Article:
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Healing Touch

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TEACHING GUIDES


BEYOND SCIENCE?: Healing Touch


Could balancing a patient's "energy patterns" cure cancer? Or heart disease? Therapeutic touch -- a holistic, alternative form of therapy introduced in the 1970s -- makes claims about healing that are not based on any scientific foundation. Frontiers shows how difficult it is to conduct experiments about medical treatments. Then we meet a Colorado student whose science fair project is one of the first attempts to subject therapeutic touch to a scientific study.

Curriculum Links
Activity 1: The Scientific Method
Activity 2: Magnetic Personality
A Science Project on Frontiers



CURRICULUM LINKS

GENERAL
SCIENCE


scientific method
LIFE
SCIENCE


medicine
PHYSICAL
SCIENCE


magnetism

PSYCHOLOGY


experimental methods,
placebo effect




ACTIVITY 1: THE SCIENTIFIC METHOD

  1. OBSERVE -- Realize there is an idea that deserves study.
  2. HYPOTHESIZE -- Develop a theory to explain what you observe.
  3. PREDICT -- Make predictions that can be tested.
  4. TEST -- Design an experiment to collect information to prove or disprove predictions
  5. MODIFY -- Refine the theory based on what you have learned.
  6. REPEAT -- Test refined theory by making new predictions and testing again.
Claims for alternative healing, like those made for therapeutic touch, need to be supported by rigorous study. The scientific method is the best way we have to get at the truth behind exceptional claims.

OBJECTIVE

Practice using the scientific method.

PROCEDURE

In its simplest form, the scientific method is a way to help scientists collect information to support their observations. The steps are pictured above.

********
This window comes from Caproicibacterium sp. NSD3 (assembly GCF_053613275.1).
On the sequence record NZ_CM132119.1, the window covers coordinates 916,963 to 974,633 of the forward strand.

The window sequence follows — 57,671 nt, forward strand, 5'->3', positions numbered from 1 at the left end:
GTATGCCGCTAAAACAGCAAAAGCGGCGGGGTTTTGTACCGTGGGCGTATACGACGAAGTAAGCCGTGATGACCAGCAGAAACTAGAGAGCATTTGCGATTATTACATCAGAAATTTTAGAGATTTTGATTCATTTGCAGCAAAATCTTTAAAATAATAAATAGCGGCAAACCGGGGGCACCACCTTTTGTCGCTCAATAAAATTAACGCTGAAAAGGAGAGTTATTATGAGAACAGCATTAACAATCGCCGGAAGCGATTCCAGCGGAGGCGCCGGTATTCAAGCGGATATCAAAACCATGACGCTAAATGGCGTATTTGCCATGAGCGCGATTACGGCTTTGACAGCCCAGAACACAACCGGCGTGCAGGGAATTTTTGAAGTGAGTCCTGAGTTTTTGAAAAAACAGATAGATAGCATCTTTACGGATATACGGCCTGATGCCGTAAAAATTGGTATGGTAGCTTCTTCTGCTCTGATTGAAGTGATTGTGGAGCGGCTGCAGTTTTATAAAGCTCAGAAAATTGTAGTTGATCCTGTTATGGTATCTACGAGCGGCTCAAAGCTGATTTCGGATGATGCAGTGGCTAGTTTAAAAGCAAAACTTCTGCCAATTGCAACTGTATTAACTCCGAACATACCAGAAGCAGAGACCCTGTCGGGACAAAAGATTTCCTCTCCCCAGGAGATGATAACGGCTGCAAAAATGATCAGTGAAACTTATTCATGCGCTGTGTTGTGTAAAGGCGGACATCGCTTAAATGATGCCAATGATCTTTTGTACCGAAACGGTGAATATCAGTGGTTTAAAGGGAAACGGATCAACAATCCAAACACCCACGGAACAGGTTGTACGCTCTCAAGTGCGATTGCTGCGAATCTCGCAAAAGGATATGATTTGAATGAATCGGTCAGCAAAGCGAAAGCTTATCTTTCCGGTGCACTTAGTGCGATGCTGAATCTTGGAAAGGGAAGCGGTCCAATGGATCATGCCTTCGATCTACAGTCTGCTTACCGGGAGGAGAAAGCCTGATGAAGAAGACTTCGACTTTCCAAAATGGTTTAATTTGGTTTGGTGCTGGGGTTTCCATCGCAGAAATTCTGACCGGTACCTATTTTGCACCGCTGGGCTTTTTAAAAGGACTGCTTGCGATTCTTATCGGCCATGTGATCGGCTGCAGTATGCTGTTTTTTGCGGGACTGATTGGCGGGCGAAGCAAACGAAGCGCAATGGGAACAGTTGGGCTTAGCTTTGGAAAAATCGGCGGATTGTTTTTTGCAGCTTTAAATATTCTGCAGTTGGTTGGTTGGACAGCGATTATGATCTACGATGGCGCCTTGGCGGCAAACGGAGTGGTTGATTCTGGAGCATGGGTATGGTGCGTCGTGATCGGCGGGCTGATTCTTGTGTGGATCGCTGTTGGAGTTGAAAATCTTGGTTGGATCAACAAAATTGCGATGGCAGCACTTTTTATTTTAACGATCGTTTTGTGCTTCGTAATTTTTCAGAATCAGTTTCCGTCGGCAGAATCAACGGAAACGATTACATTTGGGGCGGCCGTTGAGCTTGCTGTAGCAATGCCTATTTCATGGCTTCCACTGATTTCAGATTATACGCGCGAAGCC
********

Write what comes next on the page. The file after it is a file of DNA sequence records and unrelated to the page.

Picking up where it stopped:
Practice the first steps in the scientific method by building a "Proposal for Study" form. Divide a paper into three parts lengthwise and label the sections: Observe, Hypothesize and Predict. Complete the form as follows:

Observe: Choose a topic that interests you; for example, basketball or music. Next, write a one-sentence observation about some aspect of your topic that deserves further study. For basketball, you might note: "I want to know why some players are good at making free throws while others are not."

Hypothesize: Write down a theory that helps explain your observation. Following the basketball example, you might hypothesize: "Anyone who is good at free throws must practice a lot," or, "A player who is good at free throws must be tall."

Predict: Make predictions that will support your hypothesis. For example: "I predict that if I interview every player on the basketball team, the best free throw shooters will practice free throws for about the same amount of time," and "The players who are bad at free throws will probably not practice much at all."

QUESTIONS
  1. Is it important to choose something that interests you in order to study it?

  2. Why is it important to be able to test a theory rather than accepting claims on faith?

  3. How would you design a way to test your predictions?

  4. Why is it important for your experiment to be repeated by others?

  5. What are some of the variables and biases experimenters must deal with in their studies? For example, how much does natural ability or height affect one's free-throwing ability? How could you test for these factors?

  6. Find examples of the ways researchers use the scientific method on Frontiers.